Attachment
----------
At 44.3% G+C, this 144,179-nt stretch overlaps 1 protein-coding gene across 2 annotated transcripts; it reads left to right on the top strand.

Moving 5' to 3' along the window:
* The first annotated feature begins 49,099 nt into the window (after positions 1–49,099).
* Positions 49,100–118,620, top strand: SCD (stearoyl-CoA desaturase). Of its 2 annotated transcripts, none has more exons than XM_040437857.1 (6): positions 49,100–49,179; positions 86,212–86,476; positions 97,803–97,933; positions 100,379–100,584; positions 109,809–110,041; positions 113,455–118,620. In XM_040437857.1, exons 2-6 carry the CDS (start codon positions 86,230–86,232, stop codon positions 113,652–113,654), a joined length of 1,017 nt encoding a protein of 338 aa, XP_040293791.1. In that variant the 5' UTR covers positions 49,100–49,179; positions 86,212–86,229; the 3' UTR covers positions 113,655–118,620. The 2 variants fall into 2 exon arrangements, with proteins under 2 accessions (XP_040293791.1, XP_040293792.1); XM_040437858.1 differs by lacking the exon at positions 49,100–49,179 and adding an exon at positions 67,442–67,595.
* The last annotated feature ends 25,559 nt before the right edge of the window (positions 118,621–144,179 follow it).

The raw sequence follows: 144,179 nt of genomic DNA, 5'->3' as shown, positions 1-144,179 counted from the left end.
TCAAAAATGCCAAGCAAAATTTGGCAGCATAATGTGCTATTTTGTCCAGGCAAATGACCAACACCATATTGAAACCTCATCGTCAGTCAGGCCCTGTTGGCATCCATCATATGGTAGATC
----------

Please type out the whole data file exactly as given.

At 44.3% G+C, this 144,179-nt stretch overlaps 1 protein-coding gene across 2 annotated transcripts; it reads left to right on the top strand.

Moving 5' to 3' along the window:
* The first annotated feature begins 49,099 nt into the window (after positions 1–49,099).
* Positions 49,100–118,620, top strand: SCD (stearoyl-CoA desaturase). Of its 2 annotated transcripts, none has more exons than XM_040437857.1 (6): positions 49,100–49,179; positions 86,212–86,476; positions 97,803–97,933; positions 100,379–100,584; positions 109,809–110,041; positions 113,455–118,620. In XM_040437857.1, exons 2-6 carry the CDS (start codon positions 86,230–86,232, stop codon positions 113,652–113,654), a joined length of 1,017 nt encoding a protein of 338 aa, XP_040293791.1. In that variant the 5' UTR covers positions 49,100–49,179; positions 86,212–86,229; the 3' UTR covers positions 113,655–118,620. The 2 variants fall into 2 exon arrangements, with proteins under 2 accessions (XP_040293791.1, XP_040293792.1); XM_040437858.1 differs by lacking the exon at positions 49,100–49,179 and adding an exon at positions 67,442–67,595.
* The last annotated feature ends 25,559 nt before the right edge of the window (positions 118,621–144,179 follow it).

The raw sequence follows: 144,179 nt of genomic DNA, 5'->3' as shown, positions 1-144,179 counted from the left end.
TCAAAAATGCCAAGCAAAATTTGGCAGCATAATGTGCTATTTTGTCCAGGCAAATGACCAACACCATATTGAAACCTCATCGTCAGTCAGGCCCTGTTGGCATCCATCATATGGTAGATC